BATON ROUGE, La. (AP) — Slug a referee at your child's sports game? You'll face jail time. Sixteen and trying to improve your tan? You'll have to head outside because minors are barred from the tanning bed. Want to snoop in your employee's social media accounts? You'll hit roadblocks.
Those are among 551 new laws on the books that take effect Friday, passed by lawmakers in the legislative session that ended in June.
Many laws are minor, like naming the mayhaw tree as Louisiana's official state fruit tree and offering new specialized license plates for U.S. Army Rangers, supporters of artist George Rodrigue, Louisiana "master gardeners" and NRA members.
Other new or rewritten statutes impact health care options, change educational programs and reach into people's everyday activities. Many of the laws focus on crime.
Louisiana's ban on cockfighting has been broadened to sweep in more types of birds and to criminalize the buying and selling of the spurs and knives used in the chicken-fights. Aiming a laser at an aircraft and flying drones over chemical plants are newly prohibited, carrying possible prison sentences for violators.
Jail time is now required for parents who attack referees at their children's football games, soccer matches and other athletic events. The bill by Rep. Cameron Henry, R-Metairie, set a minimum sentence of five days in jail — or 10 days if the referee is seriously injured.
Henry said referees in his parish asked for heightened penalties, to discourage such behavior and improve their safety.
"They just felt the existing fines weren't enough of a deterrent from parents going after referees at these events," he said during testimony on the bill.
A package of law changes were aimed at helping domestic violence victims in a state that leads the nation in domestic abuse deaths.
New bail restrictions have been added in domestic abuse cases, certain types of domestic abuse crimes have reduced eligibility for parole or probation and those convicted of domestic abuse battery won't be able to have a gun for a decade.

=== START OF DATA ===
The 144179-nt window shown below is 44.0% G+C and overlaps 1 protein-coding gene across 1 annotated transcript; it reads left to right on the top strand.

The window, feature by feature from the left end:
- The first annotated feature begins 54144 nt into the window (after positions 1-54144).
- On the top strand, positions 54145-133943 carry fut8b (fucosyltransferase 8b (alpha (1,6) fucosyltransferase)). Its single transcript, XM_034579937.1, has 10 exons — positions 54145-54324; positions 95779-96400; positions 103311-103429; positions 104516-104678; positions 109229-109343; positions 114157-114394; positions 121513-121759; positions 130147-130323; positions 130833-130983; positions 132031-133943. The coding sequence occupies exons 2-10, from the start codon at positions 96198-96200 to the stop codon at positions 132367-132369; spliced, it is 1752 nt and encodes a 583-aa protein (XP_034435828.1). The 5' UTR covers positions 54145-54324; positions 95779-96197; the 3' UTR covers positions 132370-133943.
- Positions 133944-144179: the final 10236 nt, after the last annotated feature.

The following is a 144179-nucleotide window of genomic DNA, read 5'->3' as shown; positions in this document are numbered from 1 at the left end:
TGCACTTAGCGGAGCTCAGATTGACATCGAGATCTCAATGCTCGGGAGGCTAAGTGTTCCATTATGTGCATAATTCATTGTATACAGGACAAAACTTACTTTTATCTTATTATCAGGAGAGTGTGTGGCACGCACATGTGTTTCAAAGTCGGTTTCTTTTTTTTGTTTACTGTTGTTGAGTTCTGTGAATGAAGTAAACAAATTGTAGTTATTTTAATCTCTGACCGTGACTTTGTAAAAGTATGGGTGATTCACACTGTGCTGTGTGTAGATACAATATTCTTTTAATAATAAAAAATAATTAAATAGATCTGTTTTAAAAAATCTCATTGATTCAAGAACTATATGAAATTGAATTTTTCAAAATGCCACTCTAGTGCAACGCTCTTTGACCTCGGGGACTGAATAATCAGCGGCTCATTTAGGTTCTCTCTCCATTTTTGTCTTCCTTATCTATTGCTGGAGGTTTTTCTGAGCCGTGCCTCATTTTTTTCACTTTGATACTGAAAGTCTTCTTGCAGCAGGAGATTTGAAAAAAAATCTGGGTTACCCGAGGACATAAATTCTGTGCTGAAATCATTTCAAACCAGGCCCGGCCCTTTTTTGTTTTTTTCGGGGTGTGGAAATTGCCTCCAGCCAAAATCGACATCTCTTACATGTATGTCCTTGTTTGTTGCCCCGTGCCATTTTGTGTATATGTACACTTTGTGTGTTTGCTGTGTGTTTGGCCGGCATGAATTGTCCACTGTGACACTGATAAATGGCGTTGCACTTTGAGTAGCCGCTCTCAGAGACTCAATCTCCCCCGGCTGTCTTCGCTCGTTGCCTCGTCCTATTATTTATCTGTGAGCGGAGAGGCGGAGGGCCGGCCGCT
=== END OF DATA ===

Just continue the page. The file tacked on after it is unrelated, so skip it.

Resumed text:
One of the more sweeping new laws reaches into Facebook and Instagram accounts.
Lawmakers have given new protections to personal email, social media and other online accounts, refusing to let employers and public schools, including colleges, demand access to the sites. Firing or disciplining someone who refuses to provide the information is banned.
Rep. Ted James, D-Baton Rouge, pushed the law for two years before he got it passed.
In health care, lawmakers are allowing terminally-ill patients in the state to use experimental drugs or treatments not approved by the U.S. Food and Drug Administration, as long as the patients' doctors approve. The Right to Try Act was sponsored by Rep. Julie Stokes, R-Kenner.
"This reform restores dignity to our dying friends and family members, by giving them back the power to make decisions regarding their bodies, their health and their lives," Stokes said in a statement. "These are choices that should be left to patients and their doctors."
New disinfectant requirements have been added for public water systems after a killer amoeba was found in two systems. Anyone under the age of 18 now will be prohibited from using tanning beds, to lower skin cancer risks. Minors will have to get prescriptions for over-the-counter cough medicines that include an ingredient teenagers have been using to get high.
In education, students have to receive instruction on sexual assault prevention, schools have to provide new paths for special education students to receive a high school diploma and teachers can receive small gifts from students without running afoul of the ethics code.